In an international prospective cohort study (EMBRACE-I) reported in The Lancet Oncology, Pötter et al found that magnetic resonance imaging (MRI)-based image-guided adaptive brachytherapy was associated with a high rate of long-term local disease control and relatively low cumulative severe morbidity in women with locally advanced cervical cancer.
The study involved prospectively collected data from 24 sites in Europe, Asia, and North America on patients with squamous cell carcinoma, adenocarcinoma, or adenosquamous carcinoma of the uterine cervix. Patients had to have International Federation of Gynecology and Obstetrics (FIGO) stage IB to IVA disease or stage IVB disease restricted to para-aortic lymph metastasis below the L1–L2 interspace considered suitable for curative treatment.
Treatment consisted of chemoradiotherapy with weekly cisplatin at 40 mg/m² on 1 day per cycle for five to six cycles and 45 to 50 Gy of external-beam radiotherapy delivered in 1.8 to 2 fractions followed by MRI-based image-guided adaptive brachytherapy. The primary outcome measures were local control and late morbidity.
Data from 1,341 patients were available for analysis of disease response, and data from 1,251 were available for assessment of morbidity. MRI-based image-guided adaptive brachytherapy with dose optimization was performed in 1,317 patients (98.2%). Median high-risk clinical target volume was 28 cm³ (interquartile range [IQR] = 20–40 cm3), and median minimal dose to 90% of the clinical target volume was 90 Gy (IQR = 85–94 Gy) equieffective dose in 2 Gy per fraction.
At a median follow-up of 51 months (IQR = 20–64 months), actuarial overall 5-year local control was 92% (95% confidence interval [CI] = 90%–93%). Rates according to FIGO stage ranged from 89% in IIA2 and IVB to 98% in IB1 and 100% in IIIA (n = 13; P = .31 across stages).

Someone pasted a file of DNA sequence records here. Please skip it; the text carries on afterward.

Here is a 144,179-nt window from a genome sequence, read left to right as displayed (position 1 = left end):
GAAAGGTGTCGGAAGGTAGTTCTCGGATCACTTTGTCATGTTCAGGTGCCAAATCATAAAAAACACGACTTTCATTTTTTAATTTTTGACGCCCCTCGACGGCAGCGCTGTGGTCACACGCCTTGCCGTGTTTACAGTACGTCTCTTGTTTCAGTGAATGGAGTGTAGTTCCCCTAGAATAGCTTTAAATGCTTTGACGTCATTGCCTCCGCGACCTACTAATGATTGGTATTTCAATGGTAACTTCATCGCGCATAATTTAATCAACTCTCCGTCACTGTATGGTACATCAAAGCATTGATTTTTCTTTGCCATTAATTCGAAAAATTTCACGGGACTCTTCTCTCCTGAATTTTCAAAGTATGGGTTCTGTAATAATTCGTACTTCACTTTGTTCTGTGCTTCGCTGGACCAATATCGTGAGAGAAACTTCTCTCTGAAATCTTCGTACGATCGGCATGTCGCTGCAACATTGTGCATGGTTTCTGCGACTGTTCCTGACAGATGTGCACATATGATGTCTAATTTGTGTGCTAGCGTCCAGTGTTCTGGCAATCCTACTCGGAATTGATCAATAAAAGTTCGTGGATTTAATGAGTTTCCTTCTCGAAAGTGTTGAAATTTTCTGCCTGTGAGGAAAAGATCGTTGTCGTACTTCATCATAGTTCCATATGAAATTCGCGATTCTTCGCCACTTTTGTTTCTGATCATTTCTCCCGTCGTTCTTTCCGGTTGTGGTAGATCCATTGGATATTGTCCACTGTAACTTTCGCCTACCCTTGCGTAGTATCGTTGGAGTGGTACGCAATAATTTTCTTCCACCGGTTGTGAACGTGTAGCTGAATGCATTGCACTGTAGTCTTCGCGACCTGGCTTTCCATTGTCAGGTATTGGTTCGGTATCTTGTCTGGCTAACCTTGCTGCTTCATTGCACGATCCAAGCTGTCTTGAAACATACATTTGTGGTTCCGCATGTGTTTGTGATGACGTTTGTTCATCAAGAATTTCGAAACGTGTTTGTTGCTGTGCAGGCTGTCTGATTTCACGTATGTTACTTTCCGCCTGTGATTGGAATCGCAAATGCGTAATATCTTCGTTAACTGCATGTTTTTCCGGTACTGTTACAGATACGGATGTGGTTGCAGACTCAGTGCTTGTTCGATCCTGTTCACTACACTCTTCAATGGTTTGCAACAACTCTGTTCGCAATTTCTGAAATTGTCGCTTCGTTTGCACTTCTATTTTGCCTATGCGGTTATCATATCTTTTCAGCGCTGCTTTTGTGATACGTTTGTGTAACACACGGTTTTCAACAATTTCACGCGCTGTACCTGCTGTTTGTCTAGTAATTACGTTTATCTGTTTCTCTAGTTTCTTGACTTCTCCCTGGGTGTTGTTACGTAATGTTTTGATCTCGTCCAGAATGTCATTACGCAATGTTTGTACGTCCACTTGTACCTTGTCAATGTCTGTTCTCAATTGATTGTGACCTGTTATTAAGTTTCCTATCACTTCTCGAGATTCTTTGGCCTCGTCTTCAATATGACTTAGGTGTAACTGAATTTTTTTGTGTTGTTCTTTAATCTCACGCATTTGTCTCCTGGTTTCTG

Five-year pelvic control was 87% (95% CI = 85%–89%); 5-year nodal control was 87% (95% CI = 85%–89%); 5-year overall survival was 74% (95% CI = 72%–77%); and 5-year disease-free survival was 68% (95% CI = 65%–70%).
The actuarial cumulative 5-year incidence of grade 3 to 5 morbidity was 14.6%, including 6.8% for genitourinary events, 8.5% for gastrointestinal events, 5.7% for vaginal events, and 3.2% for fistulae. Apart from fistulae, the most common individual events were gastrointestinal stenosis (2.8%), gastrointestinal bleeding (2.2%), diarrhea (1.9%), ureteric strictures (2.9%), urinary incontinence (2.2%), urinary frequency (1.8%), cystitis (1.3%), vaginal stenoses (4.0%), and vaginal mucositis (1.4%).
The investigators concluded, “Chemoradiotherapy and MRI-based image-guided adaptive brachytherapy result in effective and stable long-term local control across all stages of locally advanced cervical cancer, with a limited severe morbidity per organ. These results represent a positive breakthrough in the treatment of locally advanced cervical cancer, which might be used as a benchmark for clinical practice and all future studies.”
Maximilian Paul Schmid, MD, of the Department of Radiation Oncology, Comprehensive Cancer Center, Medical University of Vienna, is the corresponding author for The Lancet Oncology article.
Disclosure: The study was funded by the Medical University of Vienna, Aarhus University Hospital, Elekta AB, and Varian Medical Systems. For full disclosures of the study authors, visit thelancet.com.The content in this post has not been reviewed by the American Society of Clinical Oncology, Inc. (ASCO®) and does not necessarily reflect the ideas and opinions of ASCO®.